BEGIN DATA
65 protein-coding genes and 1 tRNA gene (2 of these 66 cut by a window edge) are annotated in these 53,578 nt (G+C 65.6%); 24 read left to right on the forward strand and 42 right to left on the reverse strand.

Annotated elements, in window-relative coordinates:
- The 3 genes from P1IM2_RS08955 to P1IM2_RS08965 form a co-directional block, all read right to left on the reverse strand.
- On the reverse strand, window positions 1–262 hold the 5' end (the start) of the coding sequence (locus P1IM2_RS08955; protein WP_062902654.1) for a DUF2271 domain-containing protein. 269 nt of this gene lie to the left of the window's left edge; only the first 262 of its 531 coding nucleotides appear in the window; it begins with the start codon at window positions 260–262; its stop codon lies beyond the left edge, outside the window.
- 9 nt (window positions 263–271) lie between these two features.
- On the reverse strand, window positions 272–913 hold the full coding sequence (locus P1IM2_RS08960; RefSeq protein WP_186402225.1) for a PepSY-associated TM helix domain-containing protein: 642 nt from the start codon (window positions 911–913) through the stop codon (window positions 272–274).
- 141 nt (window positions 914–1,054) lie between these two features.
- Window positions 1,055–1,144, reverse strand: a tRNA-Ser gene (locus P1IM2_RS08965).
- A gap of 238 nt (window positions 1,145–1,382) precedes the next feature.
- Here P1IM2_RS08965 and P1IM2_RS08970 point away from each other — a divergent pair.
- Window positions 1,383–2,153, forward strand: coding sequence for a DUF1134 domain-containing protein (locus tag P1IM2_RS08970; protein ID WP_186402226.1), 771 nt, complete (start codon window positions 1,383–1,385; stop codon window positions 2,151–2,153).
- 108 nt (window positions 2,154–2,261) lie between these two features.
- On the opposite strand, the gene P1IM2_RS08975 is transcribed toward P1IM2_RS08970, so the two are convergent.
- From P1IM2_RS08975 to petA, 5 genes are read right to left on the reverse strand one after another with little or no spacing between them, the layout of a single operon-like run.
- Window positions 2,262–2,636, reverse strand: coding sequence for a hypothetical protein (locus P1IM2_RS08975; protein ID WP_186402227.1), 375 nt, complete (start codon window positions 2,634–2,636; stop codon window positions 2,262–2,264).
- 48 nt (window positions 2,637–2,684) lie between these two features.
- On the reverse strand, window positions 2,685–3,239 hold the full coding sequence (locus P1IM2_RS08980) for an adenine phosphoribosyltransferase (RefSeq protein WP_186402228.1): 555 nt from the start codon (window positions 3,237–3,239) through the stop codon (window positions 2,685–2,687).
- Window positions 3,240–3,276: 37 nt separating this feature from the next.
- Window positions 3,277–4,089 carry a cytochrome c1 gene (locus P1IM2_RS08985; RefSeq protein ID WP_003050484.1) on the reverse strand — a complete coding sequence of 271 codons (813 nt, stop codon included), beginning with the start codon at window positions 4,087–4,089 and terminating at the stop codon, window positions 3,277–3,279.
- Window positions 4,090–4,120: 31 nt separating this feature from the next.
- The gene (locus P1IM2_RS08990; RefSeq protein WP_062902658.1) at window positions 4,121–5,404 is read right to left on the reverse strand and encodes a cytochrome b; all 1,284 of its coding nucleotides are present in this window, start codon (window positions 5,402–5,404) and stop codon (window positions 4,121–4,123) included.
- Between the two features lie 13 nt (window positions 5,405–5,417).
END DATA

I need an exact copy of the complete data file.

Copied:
65 protein-coding genes and 1 tRNA gene (2 of these 66 cut by a window edge) are annotated in these 53,578 nt (G+C 65.6%); 24 read left to right on the forward strand and 42 right to left on the reverse strand.

Annotated elements, in window-relative coordinates:
- The 3 genes from P1IM2_RS08955 to P1IM2_RS08965 form a co-directional block, all read right to left on the reverse strand.
- On the reverse strand, window positions 1–262 hold the 5' end (the start) of the coding sequence (locus P1IM2_RS08955; protein WP_062902654.1) for a DUF2271 domain-containing protein. 269 nt of this gene lie to the left of the window's left edge; only the first 262 of its 531 coding nucleotides appear in the window; it begins with the start codon at window positions 260–262; its stop codon lies beyond the left edge, outside the window.
- 9 nt (window positions 263–271) lie between these two features.
- On the reverse strand, window positions 272–913 hold the full coding sequence (locus P1IM2_RS08960; RefSeq protein WP_186402225.1) for a PepSY-associated TM helix domain-containing protein: 642 nt from the start codon (window positions 911–913) through the stop codon (window positions 272–274).
- 141 nt (window positions 914–1,054) lie between these two features.
- Window positions 1,055–1,144, reverse strand: a tRNA-Ser gene (locus P1IM2_RS08965).
- A gap of 238 nt (window positions 1,145–1,382) precedes the next feature.
- Here P1IM2_RS08965 and P1IM2_RS08970 point away from each other — a divergent pair.
- Window positions 1,383–2,153, forward strand: coding sequence for a DUF1134 domain-containing protein (locus tag P1IM2_RS08970; protein ID WP_186402226.1), 771 nt, complete (start codon window positions 1,383–1,385; stop codon window positions 2,151–2,153).
- 108 nt (window positions 2,154–2,261) lie between these two features.
- On the opposite strand, the gene P1IM2_RS08975 is transcribed toward P1IM2_RS08970, so the two are convergent.
- From P1IM2_RS08975 to petA, 5 genes are read right to left on the reverse strand one after another with little or no spacing between them, the layout of a single operon-like run.
- Window positions 2,262–2,636, reverse strand: coding sequence for a hypothetical protein (locus P1IM2_RS08975; protein ID WP_186402227.1), 375 nt, complete (start codon window positions 2,634–2,636; stop codon window positions 2,262–2,264).
- 48 nt (window positions 2,637–2,684) lie between these two features.
- On the reverse strand, window positions 2,685–3,239 hold the full coding sequence (locus P1IM2_RS08980) for an adenine phosphoribosyltransferase (RefSeq protein WP_186402228.1): 555 nt from the start codon (window positions 3,237–3,239) through the stop codon (window positions 2,685–2,687).
- Window positions 3,240–3,276: 37 nt separating this feature from the next.
- Window positions 3,277–4,089 carry a cytochrome c1 gene (locus P1IM2_RS08985; RefSeq protein ID WP_003050484.1) on the reverse strand — a complete coding sequence of 271 codons (813 nt, stop codon included), beginning with the start codon at window positions 4,087–4,089 and terminating at the stop codon, window positions 3,277–3,279.
- Window positions 4,090–4,120: 31 nt separating this feature from the next.
- The gene (locus P1IM2_RS08990; RefSeq protein WP_062902658.1) at window positions 4,121–5,404 is read right to left on the reverse strand and encodes a cytochrome b; all 1,284 of its coding nucleotides are present in this window, start codon (window positions 5,402–5,404) and stop codon (window positions 4,121–4,123) included.
- Between the two features lie 13 nt (window positions 5,405–5,417).